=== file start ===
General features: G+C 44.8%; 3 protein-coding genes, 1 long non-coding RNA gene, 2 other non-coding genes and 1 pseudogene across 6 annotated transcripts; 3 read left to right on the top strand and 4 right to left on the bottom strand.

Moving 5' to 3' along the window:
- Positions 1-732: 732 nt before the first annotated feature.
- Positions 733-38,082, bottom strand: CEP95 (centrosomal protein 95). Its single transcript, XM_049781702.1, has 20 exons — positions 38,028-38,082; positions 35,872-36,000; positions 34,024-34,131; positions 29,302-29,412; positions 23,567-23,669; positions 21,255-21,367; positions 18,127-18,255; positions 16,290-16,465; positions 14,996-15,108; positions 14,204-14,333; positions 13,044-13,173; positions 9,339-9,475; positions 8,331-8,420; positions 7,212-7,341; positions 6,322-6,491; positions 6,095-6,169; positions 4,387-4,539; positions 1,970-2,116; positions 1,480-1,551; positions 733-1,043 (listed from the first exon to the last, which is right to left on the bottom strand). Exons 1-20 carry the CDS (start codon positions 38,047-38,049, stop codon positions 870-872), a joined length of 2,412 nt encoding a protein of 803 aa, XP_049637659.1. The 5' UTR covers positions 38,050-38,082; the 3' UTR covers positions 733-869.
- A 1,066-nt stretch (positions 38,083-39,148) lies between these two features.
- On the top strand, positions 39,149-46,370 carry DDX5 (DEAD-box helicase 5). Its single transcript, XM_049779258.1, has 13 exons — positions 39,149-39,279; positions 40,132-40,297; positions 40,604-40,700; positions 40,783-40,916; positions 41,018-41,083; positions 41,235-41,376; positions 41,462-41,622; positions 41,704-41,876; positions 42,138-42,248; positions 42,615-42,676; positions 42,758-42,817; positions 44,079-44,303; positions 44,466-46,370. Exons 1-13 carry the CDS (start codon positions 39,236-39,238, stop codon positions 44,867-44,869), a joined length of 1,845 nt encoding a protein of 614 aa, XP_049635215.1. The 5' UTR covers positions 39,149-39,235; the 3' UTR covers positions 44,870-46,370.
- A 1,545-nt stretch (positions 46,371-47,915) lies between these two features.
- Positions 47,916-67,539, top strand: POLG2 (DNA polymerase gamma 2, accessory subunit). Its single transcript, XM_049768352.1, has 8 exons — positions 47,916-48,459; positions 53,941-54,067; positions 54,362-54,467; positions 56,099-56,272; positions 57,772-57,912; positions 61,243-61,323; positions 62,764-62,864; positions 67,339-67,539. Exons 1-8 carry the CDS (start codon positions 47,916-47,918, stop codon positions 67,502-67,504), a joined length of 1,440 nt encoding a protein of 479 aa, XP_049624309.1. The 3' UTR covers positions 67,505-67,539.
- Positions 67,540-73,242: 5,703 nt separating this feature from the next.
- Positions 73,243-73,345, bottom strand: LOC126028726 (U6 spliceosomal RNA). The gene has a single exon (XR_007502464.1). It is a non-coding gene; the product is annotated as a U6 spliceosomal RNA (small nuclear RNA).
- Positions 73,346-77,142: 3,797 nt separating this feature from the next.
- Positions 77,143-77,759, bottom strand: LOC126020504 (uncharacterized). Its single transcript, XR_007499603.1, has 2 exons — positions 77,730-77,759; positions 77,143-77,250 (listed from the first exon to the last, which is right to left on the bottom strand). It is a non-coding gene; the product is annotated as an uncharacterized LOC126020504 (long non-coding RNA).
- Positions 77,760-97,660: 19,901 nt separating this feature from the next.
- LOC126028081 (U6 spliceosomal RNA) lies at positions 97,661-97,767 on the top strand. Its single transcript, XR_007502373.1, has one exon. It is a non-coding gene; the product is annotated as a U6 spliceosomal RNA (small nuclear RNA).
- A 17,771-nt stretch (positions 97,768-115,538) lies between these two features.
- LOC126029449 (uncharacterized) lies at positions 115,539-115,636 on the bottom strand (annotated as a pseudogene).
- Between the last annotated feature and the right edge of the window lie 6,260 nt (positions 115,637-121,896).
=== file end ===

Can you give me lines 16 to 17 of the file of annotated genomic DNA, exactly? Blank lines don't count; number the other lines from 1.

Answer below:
- LOC126029449 (uncharacterized) lies at positions 115,539-115,636 on the bottom strand (annotated as a pseudogene).
- Between the last annotated feature and the right edge of the window lie 6,260 nt (positions 115,637-121,896).